Reports reveal that the British Government purchased millions' worth of PPEs from Chinese companies that are associated with slave labor.

Nearly £150 million were given by the British Government to firms which are connected to concentration camps in China for the payment of the Personal Protection Equipments (PPE). In a report from Breitbart, Winner Medica alone received £122 million. Coincidentally, Winner Medica is the same company which supplies some of its cotton from the Xinjiang Production and Construction Corps (XPCC), a paramilitary group that has been banned from selling in the United States because of its alleged slave labor.

An additional £19 million and £16 million contracts to pharmaceutical companies China Meheco and Sinopharm were also spent by the British Government, respectively. Similarly to Winner Medica, China Meheco credits XPCC for its labour services, as reported by The Telegraph.

Sinopharm, on the other hand, has been closely involved in the Labor Transfer Program in Xinjiang--which is allegedly forcing Uyghurs to relocate throughout China. Survivors of the said labor camps revealed the extreme human rights deprivation they have received in the camp.

North Koreans were also part of this unfair and unjust treatment by the Chinese government, as previously reported. In a three-month long investigation done by The Guardian, these PPEs were made by North Korean women "under modern slavery."

North Korea had violated the International Covenant on Civil and Political Rights by using these women to augment the country's income. It is said to be that North Korea is in a tight situation in terms of its economy and finance. These workers had to undergo modern day slavery and work for 18 hours each day having little to no break in between.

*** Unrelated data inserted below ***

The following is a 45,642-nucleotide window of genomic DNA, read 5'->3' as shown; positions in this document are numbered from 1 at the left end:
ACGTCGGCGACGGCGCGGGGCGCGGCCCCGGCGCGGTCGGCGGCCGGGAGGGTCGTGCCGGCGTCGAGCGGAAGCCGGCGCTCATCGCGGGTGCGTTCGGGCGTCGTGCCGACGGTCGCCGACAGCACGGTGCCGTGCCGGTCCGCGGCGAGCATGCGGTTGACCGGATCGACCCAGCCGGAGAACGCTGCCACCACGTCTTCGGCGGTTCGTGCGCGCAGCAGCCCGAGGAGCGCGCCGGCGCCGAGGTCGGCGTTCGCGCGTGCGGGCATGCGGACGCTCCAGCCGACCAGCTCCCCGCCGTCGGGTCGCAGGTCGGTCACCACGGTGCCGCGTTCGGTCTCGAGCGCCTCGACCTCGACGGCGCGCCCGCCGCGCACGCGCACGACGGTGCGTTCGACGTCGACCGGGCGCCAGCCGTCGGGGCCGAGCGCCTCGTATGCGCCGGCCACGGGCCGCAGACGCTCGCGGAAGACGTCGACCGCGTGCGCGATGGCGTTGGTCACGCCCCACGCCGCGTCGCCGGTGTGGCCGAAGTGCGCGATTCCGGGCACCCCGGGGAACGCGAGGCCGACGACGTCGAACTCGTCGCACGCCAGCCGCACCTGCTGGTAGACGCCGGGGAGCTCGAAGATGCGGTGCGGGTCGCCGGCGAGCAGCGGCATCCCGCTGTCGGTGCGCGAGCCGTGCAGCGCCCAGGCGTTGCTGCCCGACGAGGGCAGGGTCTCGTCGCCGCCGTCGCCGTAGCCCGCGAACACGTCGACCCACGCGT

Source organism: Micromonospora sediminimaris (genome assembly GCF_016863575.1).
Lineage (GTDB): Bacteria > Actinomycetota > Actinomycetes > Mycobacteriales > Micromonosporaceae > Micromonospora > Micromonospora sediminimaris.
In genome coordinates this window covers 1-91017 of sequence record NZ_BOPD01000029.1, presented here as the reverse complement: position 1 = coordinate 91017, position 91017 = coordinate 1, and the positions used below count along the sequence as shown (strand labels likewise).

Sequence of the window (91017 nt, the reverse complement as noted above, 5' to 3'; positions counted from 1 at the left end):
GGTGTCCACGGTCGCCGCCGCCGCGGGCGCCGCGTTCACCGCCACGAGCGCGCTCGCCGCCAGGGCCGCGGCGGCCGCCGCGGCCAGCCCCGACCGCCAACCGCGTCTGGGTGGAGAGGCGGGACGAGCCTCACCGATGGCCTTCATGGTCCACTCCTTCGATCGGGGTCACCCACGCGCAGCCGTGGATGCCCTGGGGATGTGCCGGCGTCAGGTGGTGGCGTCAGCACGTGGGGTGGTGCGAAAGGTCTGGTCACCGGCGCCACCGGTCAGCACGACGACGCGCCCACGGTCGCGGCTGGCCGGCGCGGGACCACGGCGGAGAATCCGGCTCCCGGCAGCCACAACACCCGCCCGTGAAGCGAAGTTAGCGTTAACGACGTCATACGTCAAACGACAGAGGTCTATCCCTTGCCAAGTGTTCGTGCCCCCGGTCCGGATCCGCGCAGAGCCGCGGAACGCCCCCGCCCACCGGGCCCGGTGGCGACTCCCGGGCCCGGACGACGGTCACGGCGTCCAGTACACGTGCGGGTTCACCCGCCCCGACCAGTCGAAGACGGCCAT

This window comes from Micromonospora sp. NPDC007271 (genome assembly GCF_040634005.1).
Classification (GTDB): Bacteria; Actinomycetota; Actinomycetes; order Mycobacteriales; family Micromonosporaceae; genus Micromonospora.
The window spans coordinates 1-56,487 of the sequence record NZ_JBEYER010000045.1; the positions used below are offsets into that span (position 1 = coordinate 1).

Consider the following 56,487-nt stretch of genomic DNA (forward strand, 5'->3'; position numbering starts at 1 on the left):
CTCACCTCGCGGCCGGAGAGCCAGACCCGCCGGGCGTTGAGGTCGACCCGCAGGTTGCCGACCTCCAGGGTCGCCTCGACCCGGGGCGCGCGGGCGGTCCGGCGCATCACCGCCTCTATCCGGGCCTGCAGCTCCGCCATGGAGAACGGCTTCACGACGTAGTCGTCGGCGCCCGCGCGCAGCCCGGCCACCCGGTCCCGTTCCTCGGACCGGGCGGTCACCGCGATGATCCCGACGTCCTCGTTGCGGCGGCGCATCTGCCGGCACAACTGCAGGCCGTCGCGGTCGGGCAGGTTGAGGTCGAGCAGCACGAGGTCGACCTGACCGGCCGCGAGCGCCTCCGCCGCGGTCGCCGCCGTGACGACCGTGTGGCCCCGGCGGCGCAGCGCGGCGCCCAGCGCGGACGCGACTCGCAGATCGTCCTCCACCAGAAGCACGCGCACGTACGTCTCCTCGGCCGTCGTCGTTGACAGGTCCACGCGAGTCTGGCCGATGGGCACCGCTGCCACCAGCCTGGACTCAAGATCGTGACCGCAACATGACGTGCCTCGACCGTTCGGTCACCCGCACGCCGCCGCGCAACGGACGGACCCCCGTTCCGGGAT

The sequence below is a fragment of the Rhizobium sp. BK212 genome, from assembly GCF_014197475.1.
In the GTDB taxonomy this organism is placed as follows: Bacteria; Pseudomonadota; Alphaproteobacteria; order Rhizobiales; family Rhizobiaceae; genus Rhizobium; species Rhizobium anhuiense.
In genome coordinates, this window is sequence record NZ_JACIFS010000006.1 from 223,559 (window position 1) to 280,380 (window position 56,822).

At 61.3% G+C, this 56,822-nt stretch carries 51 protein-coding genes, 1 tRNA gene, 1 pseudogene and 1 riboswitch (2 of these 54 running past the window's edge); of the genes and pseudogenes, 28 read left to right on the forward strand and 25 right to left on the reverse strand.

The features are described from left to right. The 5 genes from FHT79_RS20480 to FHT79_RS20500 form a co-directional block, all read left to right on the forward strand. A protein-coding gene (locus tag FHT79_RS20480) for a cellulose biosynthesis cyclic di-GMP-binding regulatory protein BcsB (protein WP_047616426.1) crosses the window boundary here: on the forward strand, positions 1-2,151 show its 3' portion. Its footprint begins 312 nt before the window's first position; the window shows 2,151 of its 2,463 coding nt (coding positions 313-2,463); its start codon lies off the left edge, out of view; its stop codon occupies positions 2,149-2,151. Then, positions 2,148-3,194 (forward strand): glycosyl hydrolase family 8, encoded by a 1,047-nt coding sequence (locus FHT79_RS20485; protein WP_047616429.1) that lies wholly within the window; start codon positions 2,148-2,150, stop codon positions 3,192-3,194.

In September, the Communist Party of China denied these allegations and rebranded these slavery camps as a "facility for employment." They have also accused the United States for pushing the "forced poverty" agenda on them.

Ironically, slavery was already abolished hundreds of years ago by the same British Government that bought PPEs from these modern slavery camps. Conservative Party chairman Tom Tugendhat MP said, "[Slavery's] alive and well in Xinjiang making us complicit in some of the worst human rights abuses and undercutting legal suppliers. We need to use the G7 to set global standards stopping slave-goods reaching free countries."

While the British Government was busy buying off of these firms who are connected to slavery, firms coming from the British Healthcare Trades Association had alleged that the British Government continued to ignore them who were very much willing to supply the PPEs for their own countrymen.

These firms were then forced to ship their own PPEs to other neighboring countries such as Italy, France, and Germany which were lacking their own supplies of PPEs at that time. Continuously sourcing the PPEs from China is a "serious failure of due diligence," Nick Davies from the Institute for Government said.

In a social media post by Leeds West MP Rachel Reeves, she had received quite a number of messages coming from different manufacturers who had claimed to offer their service to the National Health Service yet they had heard nothing back from the British Government.